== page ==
For sheer ingenuity, though, it would be hard to top what the creators of the comedic law-enforcement series “No Activity” did: took an entire planned season of live-action episodes and simply turned them into an animated show.
“Was it ingenuity or was it desperation?” offered Patrick Brammall, the show’s co-creator and executive producer as well as one of its stars.
Paramount Plus debuted the second episode of the animated experiment on Thursday, offering an unusual example of the entertainment business’ pandemic pivot — and showing how the effects of lockdowns will be felt long after vaccines proliferate.
Debuting on CBS All Access in 2017 — Brammall and Trent O’Donnell adapted their own Australian series — “No Activity” quickly drew a small but devoted following, with the show embodying streaming’s quirky pre-corporatized roots. Through three seasons, the Funny or Die-produced scripted series featured a who’s-who of comedy guest stars joining the cast for a season-long crime story line. (This year’s involves the FBI infiltrating the world’s most logical cult.) The appeal rested on the humorously meaningless conversations as characters sit in squad cars and face off with criminals, “The Wire” by way of “Seinfeld.”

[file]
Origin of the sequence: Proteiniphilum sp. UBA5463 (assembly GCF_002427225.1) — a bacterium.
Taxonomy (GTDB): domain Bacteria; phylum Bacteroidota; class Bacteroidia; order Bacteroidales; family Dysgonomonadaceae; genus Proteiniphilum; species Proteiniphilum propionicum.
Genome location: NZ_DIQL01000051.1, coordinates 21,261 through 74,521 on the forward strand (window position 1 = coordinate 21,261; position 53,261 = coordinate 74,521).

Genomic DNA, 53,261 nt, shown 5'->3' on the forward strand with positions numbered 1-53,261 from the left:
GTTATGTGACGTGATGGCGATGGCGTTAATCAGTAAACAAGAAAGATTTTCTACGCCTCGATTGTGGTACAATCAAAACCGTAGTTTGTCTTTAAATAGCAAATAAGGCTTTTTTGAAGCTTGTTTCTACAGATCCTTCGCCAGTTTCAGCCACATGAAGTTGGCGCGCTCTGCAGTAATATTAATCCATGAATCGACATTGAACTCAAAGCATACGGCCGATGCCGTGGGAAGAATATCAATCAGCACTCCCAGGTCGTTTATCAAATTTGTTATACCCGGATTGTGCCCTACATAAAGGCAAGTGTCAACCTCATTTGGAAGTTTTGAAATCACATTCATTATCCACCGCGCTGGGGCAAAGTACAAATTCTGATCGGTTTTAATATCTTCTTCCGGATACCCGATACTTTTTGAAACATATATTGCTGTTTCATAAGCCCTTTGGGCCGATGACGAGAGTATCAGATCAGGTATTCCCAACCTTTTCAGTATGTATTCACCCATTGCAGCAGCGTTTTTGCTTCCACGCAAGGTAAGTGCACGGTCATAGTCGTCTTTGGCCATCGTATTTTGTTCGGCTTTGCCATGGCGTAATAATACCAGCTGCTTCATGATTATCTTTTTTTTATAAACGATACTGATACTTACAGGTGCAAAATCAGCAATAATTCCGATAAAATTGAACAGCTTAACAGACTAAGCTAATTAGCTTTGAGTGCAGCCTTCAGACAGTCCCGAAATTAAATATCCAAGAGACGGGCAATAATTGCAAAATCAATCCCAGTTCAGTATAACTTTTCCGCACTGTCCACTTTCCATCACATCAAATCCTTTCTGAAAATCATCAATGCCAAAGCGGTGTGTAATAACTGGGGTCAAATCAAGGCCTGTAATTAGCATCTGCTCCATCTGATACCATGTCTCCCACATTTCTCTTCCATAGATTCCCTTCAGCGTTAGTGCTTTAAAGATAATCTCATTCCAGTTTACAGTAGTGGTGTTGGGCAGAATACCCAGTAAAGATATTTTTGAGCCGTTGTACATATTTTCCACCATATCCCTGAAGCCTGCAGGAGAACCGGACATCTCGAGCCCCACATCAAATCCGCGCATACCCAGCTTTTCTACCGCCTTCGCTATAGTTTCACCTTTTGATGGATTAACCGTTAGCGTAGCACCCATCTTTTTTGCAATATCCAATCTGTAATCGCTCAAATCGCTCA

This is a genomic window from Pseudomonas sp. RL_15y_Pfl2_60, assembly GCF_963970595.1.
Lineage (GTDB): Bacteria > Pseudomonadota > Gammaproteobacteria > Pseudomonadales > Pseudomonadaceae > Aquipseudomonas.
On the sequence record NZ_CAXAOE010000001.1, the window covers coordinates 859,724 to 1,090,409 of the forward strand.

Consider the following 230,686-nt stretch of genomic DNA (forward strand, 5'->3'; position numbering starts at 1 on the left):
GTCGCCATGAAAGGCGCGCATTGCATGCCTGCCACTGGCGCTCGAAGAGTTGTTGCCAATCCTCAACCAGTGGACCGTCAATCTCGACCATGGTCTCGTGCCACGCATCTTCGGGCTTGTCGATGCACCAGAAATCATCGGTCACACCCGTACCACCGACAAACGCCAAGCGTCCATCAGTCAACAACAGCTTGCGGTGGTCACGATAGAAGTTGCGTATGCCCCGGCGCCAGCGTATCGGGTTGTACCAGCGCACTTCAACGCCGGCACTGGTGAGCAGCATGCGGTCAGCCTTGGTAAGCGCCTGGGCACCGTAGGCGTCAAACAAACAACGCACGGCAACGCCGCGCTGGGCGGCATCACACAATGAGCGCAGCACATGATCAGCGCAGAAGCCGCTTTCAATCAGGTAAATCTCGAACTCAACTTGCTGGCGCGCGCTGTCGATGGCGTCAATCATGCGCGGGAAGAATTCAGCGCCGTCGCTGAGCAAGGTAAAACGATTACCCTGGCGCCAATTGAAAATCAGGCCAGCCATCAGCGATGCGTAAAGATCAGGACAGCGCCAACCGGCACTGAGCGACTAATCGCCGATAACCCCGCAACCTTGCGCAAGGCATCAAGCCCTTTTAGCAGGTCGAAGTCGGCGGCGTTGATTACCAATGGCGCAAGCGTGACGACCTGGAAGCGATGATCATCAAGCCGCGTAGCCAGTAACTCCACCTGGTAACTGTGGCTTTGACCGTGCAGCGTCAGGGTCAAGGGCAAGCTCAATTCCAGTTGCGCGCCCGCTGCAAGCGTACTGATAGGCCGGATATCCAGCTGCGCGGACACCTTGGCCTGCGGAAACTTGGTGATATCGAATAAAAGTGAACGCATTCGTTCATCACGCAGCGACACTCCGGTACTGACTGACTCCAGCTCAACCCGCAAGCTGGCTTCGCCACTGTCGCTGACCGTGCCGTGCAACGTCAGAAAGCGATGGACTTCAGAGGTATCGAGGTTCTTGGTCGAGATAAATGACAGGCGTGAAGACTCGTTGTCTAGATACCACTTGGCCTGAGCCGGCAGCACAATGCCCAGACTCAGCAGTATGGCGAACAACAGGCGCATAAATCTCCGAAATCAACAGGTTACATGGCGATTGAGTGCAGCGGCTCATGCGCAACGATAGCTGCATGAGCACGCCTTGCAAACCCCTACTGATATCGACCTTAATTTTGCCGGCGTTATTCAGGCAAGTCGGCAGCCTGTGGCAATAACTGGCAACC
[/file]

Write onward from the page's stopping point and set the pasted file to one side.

Then last March, less than a month from shooting a new batch of scripts for their fourth season, creators watched as the virus forced everyone home. They realized they’d be in trouble even if lockdowns eased: “No Activity” used an innovative employment model in which a fast shooting schedule allowed big stars to join for several episodes on a single day off. But that wouldn’t work during covid — stars’ day jobs wouldn’t let them leave their bubbles.
It appeared the show would need to be shelved, possibly permanently. Book ‘em, Danno. Rules change. Bad luck, whatcha gonna do?
But a pair of executives at CBS Studios had an idea: What if the same stories were shot with animated characters, like a Darrin-from-“Bewitched” situation, only instead of a new actor, everybody became pixels? This way the whole cast, including the guest stars, could continue working remotely. And, maybe, even gain some new creative mojo along the way.
“My reaction was like that scene in ‘Dumb and Dumber:’ ‘So you’re telling me there’s a chance?’ " said Joe Farrell, executive vice president of longform development and programming at Funny or Die, referring to the Jim Carrey line in the 1994 comedy classic. He added, “I wanted to be hopeful but wasn’t sure it would work.”
Yet work it did. The new season provides evidence that in modern Hollywood, no matter what kind of disaster strikes, the show must go on, even if it goes on with Tim Meadows and Elle Fanning sitting in their closets reading their lines into an elaborate contraption they just unpacked from a suspiciously large package producers sent to their doorstep.
After all, to make animated TV, actors needed equipment that would normally be at the studio. So kits containing boom microphones, advanced screens and other digital implements were sent to dozens of them around the world, complete with a snake’s den of colorful wires they had to untangle.
"It was a suitcase full of tech with Ikea-level instructions,” Farrell said.